Commentary: Chinese Motorcycles Are Here In Canada To Stay

The new Moto Morini XCape 650. This machine is supposed to be coming to Canada soon. You would certainly not know it's made in China, if you based your opinion about Chinese bikes on the machines they sold here back in the early 2000s. PHOTO CREDIT: Moto Morini

Once upon a time there was a very young journalist on the east coast of Canada who submitted a story about his Chinese motorcycle to Canada Moto Guide (back then, it was CMG Online). That bike was a Lifan GY-5, and that journo was me. This happened 15 years ago this year, and ever since that first story, I’ve been watching the fortunes—the rise and fall and rise again—of Chinese motorcycles in Canada.

Despite the naysayers, Chinese bikes are everywhere in Canada now, often ridden by people who don’t even know where their bikes came from—and in some market segments, the Chinese are leading the way because nobody else is even opposing them right now. So, despite the hiccups over the years, it looks like Chinese motorcycles are here to stay.

Here’s a look at where we’re at now, and how we got here.

A young Adam Semple interns for CMG back in the day. Myself, Adam and other CMG hangarounds spent a lot of time on this DR200 copy that never quite broke down, despite getting awfully close thanks to hard abuse.

The original Chinese moto-imports are basically all gone

When I started covering the Canadian moto-scene, there was a very wide range of Chinese motorcycle imports, but they were all pretty much the same thing—variations on established Japanese motorcycle designs. The Lifan GY-5 I owned was basically a big-bored Honda CG125 stuffed into a poorly-designed chassis. The Konker KSM200 that I later long-term tested for CMG was derived from the Suzuki DR200.

Both those bikes were mechanically sound, but both had a pretty terrible finish, and the metallurgy was suspect. Neither bike ever left me stranded, but other owners of pre-2010 Chinese bikes had mechanical meltdowns—many because of poor maintenance and improper assembly, but there were certainly horror stories, and parts supply was non-existent in many cases. The parts were always available, if you knew where to look, but most people didn’t know where to look.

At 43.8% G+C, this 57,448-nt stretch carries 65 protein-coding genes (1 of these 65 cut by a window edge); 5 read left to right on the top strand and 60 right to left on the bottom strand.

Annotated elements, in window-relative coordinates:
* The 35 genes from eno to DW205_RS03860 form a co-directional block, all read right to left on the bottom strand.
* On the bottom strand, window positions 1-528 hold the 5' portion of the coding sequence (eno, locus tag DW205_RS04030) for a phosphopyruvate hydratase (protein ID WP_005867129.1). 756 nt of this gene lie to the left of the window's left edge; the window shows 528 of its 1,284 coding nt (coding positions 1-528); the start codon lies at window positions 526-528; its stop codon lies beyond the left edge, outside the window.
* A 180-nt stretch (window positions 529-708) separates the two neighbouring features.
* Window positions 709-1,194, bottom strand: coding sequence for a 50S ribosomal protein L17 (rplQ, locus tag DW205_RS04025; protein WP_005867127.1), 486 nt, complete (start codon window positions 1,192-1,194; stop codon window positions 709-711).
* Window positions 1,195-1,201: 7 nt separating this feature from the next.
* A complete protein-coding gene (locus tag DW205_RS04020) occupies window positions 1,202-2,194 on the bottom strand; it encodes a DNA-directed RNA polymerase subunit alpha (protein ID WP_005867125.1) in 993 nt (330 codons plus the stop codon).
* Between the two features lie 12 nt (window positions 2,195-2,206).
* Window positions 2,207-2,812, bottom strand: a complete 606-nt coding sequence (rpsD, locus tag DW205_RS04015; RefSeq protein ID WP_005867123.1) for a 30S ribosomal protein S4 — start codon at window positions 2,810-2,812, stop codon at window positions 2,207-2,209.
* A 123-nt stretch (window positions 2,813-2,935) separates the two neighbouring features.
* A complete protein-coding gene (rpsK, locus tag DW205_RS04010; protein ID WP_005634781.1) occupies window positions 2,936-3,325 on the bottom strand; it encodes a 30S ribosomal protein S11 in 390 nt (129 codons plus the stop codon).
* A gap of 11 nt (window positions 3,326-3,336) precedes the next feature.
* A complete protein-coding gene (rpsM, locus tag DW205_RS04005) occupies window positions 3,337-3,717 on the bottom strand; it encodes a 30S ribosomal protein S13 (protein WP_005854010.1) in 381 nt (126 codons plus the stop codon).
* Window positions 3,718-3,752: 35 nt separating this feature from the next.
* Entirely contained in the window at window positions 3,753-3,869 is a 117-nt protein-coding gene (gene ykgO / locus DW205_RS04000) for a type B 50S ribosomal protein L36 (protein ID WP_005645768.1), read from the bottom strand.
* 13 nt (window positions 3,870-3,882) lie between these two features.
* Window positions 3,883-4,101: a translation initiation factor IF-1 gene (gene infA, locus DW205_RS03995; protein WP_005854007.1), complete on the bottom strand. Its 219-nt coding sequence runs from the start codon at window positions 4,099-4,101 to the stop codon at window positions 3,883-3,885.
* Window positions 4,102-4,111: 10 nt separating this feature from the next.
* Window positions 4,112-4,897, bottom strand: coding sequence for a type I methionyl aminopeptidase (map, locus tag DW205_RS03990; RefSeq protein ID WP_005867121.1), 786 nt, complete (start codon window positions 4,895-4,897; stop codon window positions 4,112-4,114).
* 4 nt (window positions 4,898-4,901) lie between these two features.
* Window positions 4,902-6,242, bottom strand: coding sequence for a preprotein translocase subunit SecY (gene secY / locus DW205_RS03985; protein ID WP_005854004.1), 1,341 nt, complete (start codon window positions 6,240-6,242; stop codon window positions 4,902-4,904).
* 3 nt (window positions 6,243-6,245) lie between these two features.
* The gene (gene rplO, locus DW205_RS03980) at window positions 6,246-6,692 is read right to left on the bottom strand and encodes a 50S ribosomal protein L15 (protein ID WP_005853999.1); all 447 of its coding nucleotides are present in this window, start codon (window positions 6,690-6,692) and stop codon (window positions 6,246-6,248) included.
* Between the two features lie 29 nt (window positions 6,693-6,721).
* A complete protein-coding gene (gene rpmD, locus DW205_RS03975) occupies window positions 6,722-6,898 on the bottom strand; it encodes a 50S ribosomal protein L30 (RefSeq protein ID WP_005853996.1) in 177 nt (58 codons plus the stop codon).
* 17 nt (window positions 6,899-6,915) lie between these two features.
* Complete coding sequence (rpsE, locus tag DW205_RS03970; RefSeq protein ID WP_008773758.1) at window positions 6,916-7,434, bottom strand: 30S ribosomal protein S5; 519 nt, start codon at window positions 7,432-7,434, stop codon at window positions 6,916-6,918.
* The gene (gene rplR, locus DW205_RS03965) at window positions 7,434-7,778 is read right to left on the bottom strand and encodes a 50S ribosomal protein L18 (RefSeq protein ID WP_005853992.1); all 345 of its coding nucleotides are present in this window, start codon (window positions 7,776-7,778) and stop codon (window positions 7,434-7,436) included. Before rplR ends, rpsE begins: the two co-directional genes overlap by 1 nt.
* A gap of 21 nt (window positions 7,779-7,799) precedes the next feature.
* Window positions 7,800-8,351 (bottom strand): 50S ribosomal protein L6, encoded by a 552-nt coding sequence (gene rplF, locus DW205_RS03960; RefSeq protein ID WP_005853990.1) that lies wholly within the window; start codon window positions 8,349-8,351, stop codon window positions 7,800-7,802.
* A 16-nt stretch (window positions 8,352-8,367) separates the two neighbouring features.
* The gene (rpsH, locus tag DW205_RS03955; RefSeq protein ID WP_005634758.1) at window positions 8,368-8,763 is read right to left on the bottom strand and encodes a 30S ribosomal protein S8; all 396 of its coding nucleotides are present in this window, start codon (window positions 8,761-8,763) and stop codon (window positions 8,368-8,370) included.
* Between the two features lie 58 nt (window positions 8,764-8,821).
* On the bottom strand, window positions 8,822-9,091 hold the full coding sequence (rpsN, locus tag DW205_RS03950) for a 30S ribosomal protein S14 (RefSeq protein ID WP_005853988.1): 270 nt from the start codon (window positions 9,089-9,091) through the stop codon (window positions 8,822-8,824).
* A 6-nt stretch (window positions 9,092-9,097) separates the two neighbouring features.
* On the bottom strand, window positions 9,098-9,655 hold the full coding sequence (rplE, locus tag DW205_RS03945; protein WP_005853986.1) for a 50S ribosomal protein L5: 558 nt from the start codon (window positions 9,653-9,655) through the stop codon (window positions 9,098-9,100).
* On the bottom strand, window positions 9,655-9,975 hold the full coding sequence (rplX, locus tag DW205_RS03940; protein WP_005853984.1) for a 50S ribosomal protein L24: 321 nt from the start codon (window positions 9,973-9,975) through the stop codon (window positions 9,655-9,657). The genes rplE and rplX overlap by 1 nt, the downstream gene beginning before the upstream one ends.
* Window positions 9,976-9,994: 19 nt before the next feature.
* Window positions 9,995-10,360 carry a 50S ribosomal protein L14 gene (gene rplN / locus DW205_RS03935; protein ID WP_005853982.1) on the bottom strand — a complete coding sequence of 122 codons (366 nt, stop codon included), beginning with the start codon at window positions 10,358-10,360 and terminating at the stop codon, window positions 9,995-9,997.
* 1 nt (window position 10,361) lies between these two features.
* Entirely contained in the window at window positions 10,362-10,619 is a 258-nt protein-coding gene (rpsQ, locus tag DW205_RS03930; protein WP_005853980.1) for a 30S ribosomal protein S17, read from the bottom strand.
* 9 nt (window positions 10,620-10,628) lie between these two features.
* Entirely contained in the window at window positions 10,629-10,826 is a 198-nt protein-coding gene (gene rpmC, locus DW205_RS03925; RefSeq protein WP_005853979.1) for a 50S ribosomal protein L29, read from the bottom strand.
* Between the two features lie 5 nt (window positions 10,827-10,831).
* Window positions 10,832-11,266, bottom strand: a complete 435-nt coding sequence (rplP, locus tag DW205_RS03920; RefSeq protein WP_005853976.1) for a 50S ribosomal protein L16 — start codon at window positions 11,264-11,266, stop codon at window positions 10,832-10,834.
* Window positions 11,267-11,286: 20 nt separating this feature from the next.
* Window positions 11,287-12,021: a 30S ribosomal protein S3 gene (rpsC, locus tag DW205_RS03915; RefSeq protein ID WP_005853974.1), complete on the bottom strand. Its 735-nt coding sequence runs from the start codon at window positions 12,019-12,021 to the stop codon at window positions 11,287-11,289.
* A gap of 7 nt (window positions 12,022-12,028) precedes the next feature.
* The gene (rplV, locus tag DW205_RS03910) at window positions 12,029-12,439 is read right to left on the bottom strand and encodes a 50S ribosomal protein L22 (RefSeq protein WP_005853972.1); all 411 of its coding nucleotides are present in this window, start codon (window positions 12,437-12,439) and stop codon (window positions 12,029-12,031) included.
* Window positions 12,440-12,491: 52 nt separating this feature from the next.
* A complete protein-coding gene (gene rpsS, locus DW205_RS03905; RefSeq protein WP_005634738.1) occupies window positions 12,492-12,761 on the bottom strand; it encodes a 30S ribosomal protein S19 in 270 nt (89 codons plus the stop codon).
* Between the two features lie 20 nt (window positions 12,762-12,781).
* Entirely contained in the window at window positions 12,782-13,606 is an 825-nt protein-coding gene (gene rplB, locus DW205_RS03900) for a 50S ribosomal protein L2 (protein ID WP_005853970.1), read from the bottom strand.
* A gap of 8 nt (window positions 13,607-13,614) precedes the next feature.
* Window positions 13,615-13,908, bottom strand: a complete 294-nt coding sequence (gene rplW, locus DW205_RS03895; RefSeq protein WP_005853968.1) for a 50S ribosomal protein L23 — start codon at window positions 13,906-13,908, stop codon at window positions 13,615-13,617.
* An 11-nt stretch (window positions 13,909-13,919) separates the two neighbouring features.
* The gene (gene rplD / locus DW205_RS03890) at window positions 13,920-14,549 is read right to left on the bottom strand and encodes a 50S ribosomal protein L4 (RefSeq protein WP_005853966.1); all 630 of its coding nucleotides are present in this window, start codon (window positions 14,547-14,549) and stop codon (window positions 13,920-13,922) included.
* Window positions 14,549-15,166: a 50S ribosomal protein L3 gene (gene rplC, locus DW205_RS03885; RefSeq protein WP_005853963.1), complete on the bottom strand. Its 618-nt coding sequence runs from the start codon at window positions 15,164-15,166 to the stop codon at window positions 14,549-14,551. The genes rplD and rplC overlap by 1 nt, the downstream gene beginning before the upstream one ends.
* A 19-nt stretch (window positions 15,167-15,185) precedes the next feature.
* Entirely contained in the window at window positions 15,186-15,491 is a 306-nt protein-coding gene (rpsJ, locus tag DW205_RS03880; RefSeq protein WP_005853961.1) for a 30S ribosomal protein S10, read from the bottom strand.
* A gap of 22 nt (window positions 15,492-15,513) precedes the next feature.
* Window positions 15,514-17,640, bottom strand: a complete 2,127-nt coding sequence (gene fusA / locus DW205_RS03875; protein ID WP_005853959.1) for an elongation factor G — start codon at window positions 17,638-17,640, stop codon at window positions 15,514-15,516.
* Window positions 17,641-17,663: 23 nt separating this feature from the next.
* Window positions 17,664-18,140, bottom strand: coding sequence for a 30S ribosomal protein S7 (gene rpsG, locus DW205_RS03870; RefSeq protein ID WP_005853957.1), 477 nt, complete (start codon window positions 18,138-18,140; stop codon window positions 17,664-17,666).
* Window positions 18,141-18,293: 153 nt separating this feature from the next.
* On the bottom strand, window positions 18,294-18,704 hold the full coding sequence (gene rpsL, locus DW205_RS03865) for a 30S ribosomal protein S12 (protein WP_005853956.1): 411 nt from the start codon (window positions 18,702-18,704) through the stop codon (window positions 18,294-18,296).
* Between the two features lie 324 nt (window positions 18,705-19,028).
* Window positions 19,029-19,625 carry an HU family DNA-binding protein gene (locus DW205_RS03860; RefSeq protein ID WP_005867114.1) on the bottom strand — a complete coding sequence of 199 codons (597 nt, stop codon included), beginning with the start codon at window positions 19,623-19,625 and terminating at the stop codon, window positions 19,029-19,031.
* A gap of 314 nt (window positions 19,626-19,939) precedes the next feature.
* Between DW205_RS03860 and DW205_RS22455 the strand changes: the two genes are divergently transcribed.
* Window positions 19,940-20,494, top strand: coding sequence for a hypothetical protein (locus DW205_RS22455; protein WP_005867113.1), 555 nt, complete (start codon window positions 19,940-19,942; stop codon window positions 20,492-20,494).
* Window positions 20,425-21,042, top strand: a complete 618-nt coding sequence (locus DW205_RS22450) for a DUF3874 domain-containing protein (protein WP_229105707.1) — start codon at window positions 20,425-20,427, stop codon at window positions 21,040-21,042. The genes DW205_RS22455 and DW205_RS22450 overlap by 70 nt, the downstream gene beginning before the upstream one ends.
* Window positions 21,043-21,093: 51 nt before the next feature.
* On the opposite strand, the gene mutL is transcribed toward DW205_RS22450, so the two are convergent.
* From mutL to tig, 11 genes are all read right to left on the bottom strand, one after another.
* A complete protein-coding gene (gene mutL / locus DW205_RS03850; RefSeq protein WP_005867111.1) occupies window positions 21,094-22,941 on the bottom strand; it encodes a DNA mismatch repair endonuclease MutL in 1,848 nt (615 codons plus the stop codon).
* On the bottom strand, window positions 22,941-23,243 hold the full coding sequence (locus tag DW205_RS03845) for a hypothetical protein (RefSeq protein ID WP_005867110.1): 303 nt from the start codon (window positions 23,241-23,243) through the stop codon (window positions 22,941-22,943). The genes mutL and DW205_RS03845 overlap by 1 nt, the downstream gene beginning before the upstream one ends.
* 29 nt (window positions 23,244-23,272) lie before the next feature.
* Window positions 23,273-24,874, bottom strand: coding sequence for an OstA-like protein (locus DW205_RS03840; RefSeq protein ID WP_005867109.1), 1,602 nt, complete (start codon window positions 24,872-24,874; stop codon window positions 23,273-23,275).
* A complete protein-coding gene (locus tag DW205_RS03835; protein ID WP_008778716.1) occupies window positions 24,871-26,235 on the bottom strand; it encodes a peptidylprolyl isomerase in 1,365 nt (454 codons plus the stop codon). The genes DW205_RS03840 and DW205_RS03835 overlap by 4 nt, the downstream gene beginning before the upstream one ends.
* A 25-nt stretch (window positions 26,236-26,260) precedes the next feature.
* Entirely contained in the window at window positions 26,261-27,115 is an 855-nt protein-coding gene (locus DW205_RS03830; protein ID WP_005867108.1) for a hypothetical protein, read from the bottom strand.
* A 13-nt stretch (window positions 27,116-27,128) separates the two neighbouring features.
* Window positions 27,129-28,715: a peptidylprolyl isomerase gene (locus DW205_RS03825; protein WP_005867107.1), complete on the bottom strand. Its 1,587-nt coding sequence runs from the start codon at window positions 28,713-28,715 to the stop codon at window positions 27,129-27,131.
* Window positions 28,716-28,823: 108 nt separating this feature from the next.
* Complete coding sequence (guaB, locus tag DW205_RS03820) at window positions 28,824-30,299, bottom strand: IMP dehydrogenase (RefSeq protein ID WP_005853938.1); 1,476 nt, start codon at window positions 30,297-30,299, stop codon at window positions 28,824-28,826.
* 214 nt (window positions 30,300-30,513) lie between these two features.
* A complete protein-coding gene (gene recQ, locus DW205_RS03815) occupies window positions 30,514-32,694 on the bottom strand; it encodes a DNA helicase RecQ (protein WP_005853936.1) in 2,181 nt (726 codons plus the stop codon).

Now, the fly-by-night importers who punted low-quality machines are all gone. The companies who built those bikes are very much still in business, but not the companies that brought them into Canada. The only low-budget survivor I know of is Baja, whose dirt bikes and ATVs were once sold through Canadian Tire.

The Baja 125 Dirt Runner, which was sold at Canadian Tire around 15 years ago. Despite the allegations that Chinese bikes are no good, there are still plenty of these things being flogged around the woods. One of the best mechanics I know actually looks for them, as they can be had second-hand very cheap and mostly just need new bearings and other wear parts. PHOTO CREDIT: Baja Motorsports

The lost years

Starting around 2014, the heyday of the cheap Chinese air-cooled bikes came to an end. There were many satisfied customers, but a lot of those customers had moved on to other bikes. Most GY-5 buyers weren’t repeat customers. And worse, there were a lot of unsatisfied customers. Even for bikes like the Baja models, which were mostly fairly solid, a retailer like Canadian Tire got tired of the unhappy buyers.

The Lifan GY-5, complete with “Cool Boy” stickers. Cheap, reliable, and kinda crappy.